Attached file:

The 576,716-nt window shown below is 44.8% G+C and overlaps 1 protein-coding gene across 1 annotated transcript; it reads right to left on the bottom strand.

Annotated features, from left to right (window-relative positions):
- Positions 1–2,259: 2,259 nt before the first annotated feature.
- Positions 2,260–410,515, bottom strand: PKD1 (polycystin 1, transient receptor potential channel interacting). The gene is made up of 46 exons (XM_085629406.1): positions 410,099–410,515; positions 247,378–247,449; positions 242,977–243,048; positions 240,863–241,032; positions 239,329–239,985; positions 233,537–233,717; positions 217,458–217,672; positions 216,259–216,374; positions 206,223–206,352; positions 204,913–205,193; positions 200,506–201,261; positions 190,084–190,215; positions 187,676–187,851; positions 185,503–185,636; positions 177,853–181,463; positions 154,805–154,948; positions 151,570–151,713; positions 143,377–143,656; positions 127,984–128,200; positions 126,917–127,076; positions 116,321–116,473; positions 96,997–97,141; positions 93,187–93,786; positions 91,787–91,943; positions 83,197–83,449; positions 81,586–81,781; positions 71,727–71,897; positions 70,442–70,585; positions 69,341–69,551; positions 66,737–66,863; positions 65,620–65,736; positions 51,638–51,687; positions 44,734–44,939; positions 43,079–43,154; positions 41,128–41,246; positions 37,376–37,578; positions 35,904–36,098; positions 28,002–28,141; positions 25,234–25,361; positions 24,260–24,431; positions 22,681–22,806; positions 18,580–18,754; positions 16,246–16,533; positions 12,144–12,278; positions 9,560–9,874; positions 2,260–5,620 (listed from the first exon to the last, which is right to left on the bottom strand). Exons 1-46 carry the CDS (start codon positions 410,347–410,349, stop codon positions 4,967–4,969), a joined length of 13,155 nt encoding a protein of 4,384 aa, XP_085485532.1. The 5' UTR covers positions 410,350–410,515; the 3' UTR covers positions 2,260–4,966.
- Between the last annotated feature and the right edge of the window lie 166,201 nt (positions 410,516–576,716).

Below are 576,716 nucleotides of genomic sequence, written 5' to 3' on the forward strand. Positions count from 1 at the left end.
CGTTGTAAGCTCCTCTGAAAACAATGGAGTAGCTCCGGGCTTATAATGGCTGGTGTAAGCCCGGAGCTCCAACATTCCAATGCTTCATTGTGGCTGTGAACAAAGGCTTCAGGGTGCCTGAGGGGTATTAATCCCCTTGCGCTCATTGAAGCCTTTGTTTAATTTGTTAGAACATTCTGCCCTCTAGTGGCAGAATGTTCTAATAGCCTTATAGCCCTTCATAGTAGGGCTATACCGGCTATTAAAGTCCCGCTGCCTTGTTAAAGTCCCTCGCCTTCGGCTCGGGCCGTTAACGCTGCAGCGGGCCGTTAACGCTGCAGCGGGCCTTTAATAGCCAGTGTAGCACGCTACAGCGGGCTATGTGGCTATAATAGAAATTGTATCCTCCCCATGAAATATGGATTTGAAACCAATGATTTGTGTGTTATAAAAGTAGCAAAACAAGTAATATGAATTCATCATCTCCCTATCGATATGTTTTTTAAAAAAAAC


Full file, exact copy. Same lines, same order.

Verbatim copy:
The 576,716-nt window shown below is 44.8% G+C and overlaps 1 protein-coding gene across 1 annotated transcript; it reads right to left on the bottom strand.

Annotated features, from left to right (window-relative positions):
- Positions 1–2,259: 2,259 nt before the first annotated feature.
- Positions 2,260–410,515, bottom strand: PKD1 (polycystin 1, transient receptor potential channel interacting). The gene is made up of 46 exons (XM_085629406.1): positions 410,099–410,515; positions 247,378–247,449; positions 242,977–243,048; positions 240,863–241,032; positions 239,329–239,985; positions 233,537–233,717; positions 217,458–217,672; positions 216,259–216,374; positions 206,223–206,352; positions 204,913–205,193; positions 200,506–201,261; positions 190,084–190,215; positions 187,676–187,851; positions 185,503–185,636; positions 177,853–181,463; positions 154,805–154,948; positions 151,570–151,713; positions 143,377–143,656; positions 127,984–128,200; positions 126,917–127,076; positions 116,321–116,473; positions 96,997–97,141; positions 93,187–93,786; positions 91,787–91,943; positions 83,197–83,449; positions 81,586–81,781; positions 71,727–71,897; positions 70,442–70,585; positions 69,341–69,551; positions 66,737–66,863; positions 65,620–65,736; positions 51,638–51,687; positions 44,734–44,939; positions 43,079–43,154; positions 41,128–41,246; positions 37,376–37,578; positions 35,904–36,098; positions 28,002–28,141; positions 25,234–25,361; positions 24,260–24,431; positions 22,681–22,806; positions 18,580–18,754; positions 16,246–16,533; positions 12,144–12,278; positions 9,560–9,874; positions 2,260–5,620 (listed from the first exon to the last, which is right to left on the bottom strand). Exons 1-46 carry the CDS (start codon positions 410,347–410,349, stop codon positions 4,967–4,969), a joined length of 13,155 nt encoding a protein of 4,384 aa, XP_085485532.1. The 5' UTR covers positions 410,350–410,515; the 3' UTR covers positions 2,260–4,966.
- Between the last annotated feature and the right edge of the window lie 166,201 nt (positions 410,516–576,716).

Below are 576,716 nucleotides of genomic sequence, written 5' to 3' on the forward strand. Positions count from 1 at the left end.
CGTTGTAAGCTCCTCTGAAAACAATGGAGTAGCTCCGGGCTTATAATGGCTGGTGTAAGCCCGGAGCTCCAACATTCCAATGCTTCATTGTGGCTGTGAACAAAGGCTTCAGGGTGCCTGAGGGGTATTAATCCCCTTGCGCTCATTGAAGCCTTTGTTTAATTTGTTAGAACATTCTGCCCTCTAGTGGCAGAATGTTCTAATAGCCTTATAGCCCTTCATAGTAGGGCTATACCGGCTATTAAAGTCCCGCTGCCTTGTTAAAGTCCCTCGCCTTCGGCTCGGGCCGTTAACGCTGCAGCGGGCCGTTAACGCTGCAGCGGGCCTTTAATAGCCAGTGTAGCACGCTACAGCGGGCTATGTGGCTATAATAGAAATTGTATCCTCCCCATGAAATATGGATTTGAAACCAATGATTTGTGTGTTATAAAAGTAGCAAAACAAGTAATATGAATTCATCATCTCCCTATCGATATGTTTTTTAAAAAAAAC